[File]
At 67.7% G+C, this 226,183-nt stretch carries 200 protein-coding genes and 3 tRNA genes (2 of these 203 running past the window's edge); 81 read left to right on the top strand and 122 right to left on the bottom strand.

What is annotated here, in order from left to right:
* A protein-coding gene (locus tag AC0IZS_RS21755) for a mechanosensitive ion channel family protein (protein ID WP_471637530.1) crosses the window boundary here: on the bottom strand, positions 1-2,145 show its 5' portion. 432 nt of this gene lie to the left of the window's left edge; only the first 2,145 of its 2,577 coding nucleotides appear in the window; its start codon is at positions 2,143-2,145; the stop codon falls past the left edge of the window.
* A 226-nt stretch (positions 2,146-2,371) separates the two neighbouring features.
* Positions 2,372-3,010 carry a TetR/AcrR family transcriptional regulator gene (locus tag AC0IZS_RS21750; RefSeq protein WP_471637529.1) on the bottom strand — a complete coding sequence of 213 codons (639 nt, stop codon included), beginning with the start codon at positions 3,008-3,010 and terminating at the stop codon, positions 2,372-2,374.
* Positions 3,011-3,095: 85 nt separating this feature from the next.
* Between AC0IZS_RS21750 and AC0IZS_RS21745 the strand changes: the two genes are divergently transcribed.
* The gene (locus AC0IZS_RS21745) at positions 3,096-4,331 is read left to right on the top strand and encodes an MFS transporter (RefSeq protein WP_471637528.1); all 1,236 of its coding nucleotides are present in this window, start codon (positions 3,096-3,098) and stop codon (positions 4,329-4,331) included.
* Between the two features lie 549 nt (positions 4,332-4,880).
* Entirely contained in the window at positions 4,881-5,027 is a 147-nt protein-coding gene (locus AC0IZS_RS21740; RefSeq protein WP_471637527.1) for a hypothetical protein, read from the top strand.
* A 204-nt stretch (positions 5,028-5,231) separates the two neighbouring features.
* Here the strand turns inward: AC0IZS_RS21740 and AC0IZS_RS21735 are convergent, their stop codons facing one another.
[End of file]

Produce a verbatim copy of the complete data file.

At 67.7% G+C, this 226,183-nt stretch carries 200 protein-coding genes and 3 tRNA genes (2 of these 203 running past the window's edge); 81 read left to right on the top strand and 122 right to left on the bottom strand.

What is annotated here, in order from left to right:
* A protein-coding gene (locus tag AC0IZS_RS21755) for a mechanosensitive ion channel family protein (protein ID WP_471637530.1) crosses the window boundary here: on the bottom strand, positions 1-2,145 show its 5' portion. 432 nt of this gene lie to the left of the window's left edge; only the first 2,145 of its 2,577 coding nucleotides appear in the window; its start codon is at positions 2,143-2,145; the stop codon falls past the left edge of the window.
* A 226-nt stretch (positions 2,146-2,371) separates the two neighbouring features.
* Positions 2,372-3,010 carry a TetR/AcrR family transcriptional regulator gene (locus tag AC0IZS_RS21750; RefSeq protein WP_471637529.1) on the bottom strand — a complete coding sequence of 213 codons (639 nt, stop codon included), beginning with the start codon at positions 3,008-3,010 and terminating at the stop codon, positions 2,372-2,374.
* Positions 3,011-3,095: 85 nt separating this feature from the next.
* Between AC0IZS_RS21750 and AC0IZS_RS21745 the strand changes: the two genes are divergently transcribed.
* The gene (locus AC0IZS_RS21745) at positions 3,096-4,331 is read left to right on the top strand and encodes an MFS transporter (RefSeq protein WP_471637528.1); all 1,236 of its coding nucleotides are present in this window, start codon (positions 3,096-3,098) and stop codon (positions 4,329-4,331) included.
* Between the two features lie 549 nt (positions 4,332-4,880).
* Entirely contained in the window at positions 4,881-5,027 is a 147-nt protein-coding gene (locus AC0IZS_RS21740; RefSeq protein WP_471637527.1) for a hypothetical protein, read from the top strand.
* A 204-nt stretch (positions 5,028-5,231) separates the two neighbouring features.
* Here the strand turns inward: AC0IZS_RS21740 and AC0IZS_RS21735 are convergent, their stop codons facing one another.